Garnet - this is a
stone whose basic color is red. The most famous red gemstone remains
the ruby, yet the garnet's distinguishing factor is that it's shade
of red actually approaches crimson. For this reason, some people
refer to it as a "bloodstone". A very rare type of garnet
however is the "fire garnet", whose color is a brighter
orange instead of a deep crimson. This is more expensive than regular garnets.
Jadeite - this is
a form of jade that is rarer than the more common form, nephrite.
While both are green colored, jadeite is semi transparent, making it
more closely resemble "regular" gemstones than it's cousin
nephrite. The purity of jadeite is higher than nephrite, and it's
crystal density is higher, but it tends to naturally form in smaller
pieces as a result and is much harder to work with than nephrite,
which can be carved like stone.
Lapis Lazuli -
this is a relatively soft type of gemstone which can be carved into a
variety of shapes. What makes this particular gemstone unique is that
it's color is a deep night-sky blue, but the gemstones are always
flecked with small fool's-gold (pyrite) traces which gives the gem
the appearance of a night sky dotted with golden stars.
Moonstone - this
gemstone's fame comes mostly from it's mysticism and it's decidedly
"feminine" gearing. As gemstones go, it's actual worth
isn't very high, but it remains popular nonetheless. Moonstones are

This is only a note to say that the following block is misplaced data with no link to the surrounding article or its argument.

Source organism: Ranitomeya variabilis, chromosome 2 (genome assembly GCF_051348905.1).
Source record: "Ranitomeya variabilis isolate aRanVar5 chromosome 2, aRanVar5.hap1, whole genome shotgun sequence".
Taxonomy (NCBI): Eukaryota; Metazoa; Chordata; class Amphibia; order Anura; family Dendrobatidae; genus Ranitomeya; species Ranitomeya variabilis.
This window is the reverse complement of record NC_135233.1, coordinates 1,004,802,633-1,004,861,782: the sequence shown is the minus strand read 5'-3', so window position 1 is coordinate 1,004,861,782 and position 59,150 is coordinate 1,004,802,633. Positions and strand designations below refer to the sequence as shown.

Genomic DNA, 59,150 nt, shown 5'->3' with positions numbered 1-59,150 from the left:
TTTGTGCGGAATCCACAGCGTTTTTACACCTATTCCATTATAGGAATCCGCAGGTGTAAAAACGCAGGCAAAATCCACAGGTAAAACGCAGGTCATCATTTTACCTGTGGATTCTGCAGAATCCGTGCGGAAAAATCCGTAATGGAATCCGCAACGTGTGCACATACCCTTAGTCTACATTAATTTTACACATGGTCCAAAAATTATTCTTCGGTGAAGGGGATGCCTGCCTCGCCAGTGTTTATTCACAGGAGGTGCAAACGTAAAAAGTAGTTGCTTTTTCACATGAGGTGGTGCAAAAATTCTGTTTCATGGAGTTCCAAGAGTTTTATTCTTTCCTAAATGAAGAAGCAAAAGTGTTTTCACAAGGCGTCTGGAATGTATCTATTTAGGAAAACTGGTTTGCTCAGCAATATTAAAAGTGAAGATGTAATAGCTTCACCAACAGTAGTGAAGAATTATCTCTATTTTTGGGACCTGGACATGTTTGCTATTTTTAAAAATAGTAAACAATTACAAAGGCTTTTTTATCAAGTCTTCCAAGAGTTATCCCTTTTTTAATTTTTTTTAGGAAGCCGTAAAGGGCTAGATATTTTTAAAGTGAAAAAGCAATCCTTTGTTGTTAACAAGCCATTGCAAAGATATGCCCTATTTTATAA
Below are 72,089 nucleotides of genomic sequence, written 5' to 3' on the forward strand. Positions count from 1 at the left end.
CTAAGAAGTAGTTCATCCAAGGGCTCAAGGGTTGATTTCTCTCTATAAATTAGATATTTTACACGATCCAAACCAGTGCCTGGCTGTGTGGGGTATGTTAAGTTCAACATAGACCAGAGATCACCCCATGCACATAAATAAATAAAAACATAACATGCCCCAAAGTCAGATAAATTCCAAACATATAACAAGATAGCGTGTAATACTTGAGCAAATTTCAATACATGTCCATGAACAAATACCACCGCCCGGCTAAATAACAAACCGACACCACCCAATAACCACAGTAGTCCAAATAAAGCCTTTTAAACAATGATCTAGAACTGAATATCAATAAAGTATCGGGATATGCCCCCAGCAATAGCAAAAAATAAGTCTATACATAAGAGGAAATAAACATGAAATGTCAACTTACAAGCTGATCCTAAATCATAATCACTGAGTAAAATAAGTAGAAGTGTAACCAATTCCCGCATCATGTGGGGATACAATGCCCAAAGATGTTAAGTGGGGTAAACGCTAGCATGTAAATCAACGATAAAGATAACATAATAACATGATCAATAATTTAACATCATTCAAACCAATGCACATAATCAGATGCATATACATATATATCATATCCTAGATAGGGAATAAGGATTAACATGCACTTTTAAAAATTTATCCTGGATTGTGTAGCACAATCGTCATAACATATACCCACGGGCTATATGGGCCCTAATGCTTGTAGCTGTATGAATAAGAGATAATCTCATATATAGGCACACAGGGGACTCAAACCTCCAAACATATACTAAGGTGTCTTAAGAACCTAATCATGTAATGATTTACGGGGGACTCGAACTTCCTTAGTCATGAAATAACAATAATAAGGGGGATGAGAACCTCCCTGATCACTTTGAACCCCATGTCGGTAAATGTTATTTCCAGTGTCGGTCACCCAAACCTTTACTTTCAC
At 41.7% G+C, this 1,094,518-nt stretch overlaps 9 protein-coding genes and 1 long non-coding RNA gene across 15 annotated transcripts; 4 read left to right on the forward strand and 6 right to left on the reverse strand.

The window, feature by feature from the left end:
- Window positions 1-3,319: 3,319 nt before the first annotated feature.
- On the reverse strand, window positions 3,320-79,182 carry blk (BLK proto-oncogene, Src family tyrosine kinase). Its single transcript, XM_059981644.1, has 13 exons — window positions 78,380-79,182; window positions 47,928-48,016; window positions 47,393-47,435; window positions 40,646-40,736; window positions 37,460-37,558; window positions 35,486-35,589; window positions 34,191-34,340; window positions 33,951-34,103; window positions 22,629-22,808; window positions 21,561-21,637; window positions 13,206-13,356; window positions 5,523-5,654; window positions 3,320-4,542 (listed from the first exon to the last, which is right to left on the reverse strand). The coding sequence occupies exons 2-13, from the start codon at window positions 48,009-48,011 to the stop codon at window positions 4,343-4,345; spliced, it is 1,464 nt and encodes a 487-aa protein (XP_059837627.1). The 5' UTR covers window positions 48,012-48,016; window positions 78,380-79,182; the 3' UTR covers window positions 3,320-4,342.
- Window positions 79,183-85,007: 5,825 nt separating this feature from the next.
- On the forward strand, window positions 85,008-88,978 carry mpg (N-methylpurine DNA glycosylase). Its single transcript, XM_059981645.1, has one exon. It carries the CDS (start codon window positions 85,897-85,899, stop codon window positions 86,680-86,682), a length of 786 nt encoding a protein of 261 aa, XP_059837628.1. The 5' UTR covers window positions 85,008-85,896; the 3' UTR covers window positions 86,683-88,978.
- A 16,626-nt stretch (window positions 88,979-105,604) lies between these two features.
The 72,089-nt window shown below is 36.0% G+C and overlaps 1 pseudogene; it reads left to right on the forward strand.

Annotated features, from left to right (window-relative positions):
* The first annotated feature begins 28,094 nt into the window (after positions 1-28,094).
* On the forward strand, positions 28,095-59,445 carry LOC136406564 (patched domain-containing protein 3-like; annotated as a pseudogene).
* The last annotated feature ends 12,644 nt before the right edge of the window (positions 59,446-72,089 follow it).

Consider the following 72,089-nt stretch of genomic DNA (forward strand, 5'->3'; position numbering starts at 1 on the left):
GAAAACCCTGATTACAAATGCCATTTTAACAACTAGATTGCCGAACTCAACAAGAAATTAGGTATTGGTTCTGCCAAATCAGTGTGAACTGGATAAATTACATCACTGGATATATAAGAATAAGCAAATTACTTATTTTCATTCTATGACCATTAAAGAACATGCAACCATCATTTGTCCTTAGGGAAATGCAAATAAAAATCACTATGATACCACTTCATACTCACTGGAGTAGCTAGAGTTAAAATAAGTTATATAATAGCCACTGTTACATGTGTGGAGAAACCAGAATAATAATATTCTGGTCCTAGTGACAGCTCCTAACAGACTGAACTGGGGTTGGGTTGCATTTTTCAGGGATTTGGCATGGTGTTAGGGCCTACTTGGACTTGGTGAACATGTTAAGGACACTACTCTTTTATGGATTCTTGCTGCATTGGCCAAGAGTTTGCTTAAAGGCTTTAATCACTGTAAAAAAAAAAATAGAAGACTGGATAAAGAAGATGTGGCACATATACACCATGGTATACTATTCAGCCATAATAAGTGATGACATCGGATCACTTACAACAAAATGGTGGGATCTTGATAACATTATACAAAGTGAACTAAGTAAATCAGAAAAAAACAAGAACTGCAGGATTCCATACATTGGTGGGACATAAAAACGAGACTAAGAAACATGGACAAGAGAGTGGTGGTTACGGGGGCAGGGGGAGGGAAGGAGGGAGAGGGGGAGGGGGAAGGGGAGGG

opaque, white-silver stones that under moonlight appear exactly the
same shade as the moon in the sky. Naturally, this feature is what
gave rise to it's historic popularity.
Nephrite - when
people refer to jade, they often mean nephrite. This material is a
bright opaque green, and it's physical quality compared to another
form of jade, jadeite, is softer and more malleable. Large pieces of
nephrite are easier to find than jadeite, and aside from jewelry this
gemstone occurs naturally in pieces large enough to carve into small
figurines and statues. Smaller pieces are carved into entire pieces
of jewelry like bracelets and brooches.
Opal - these are
completely opaque quartz crystals which, like chalcedony, displays a
multitude of colors at the same time. The biggest difference between
the two is that chalcedony's color patterns are often set parallel to
each other, and chalcedony stones themselves are semi transparent.
Opals are completely opaque, and the splash of colors are random and
haphazard throughout the surface of the gem.
Pearl - these are
organic gems which naturally occur in oysters. They are often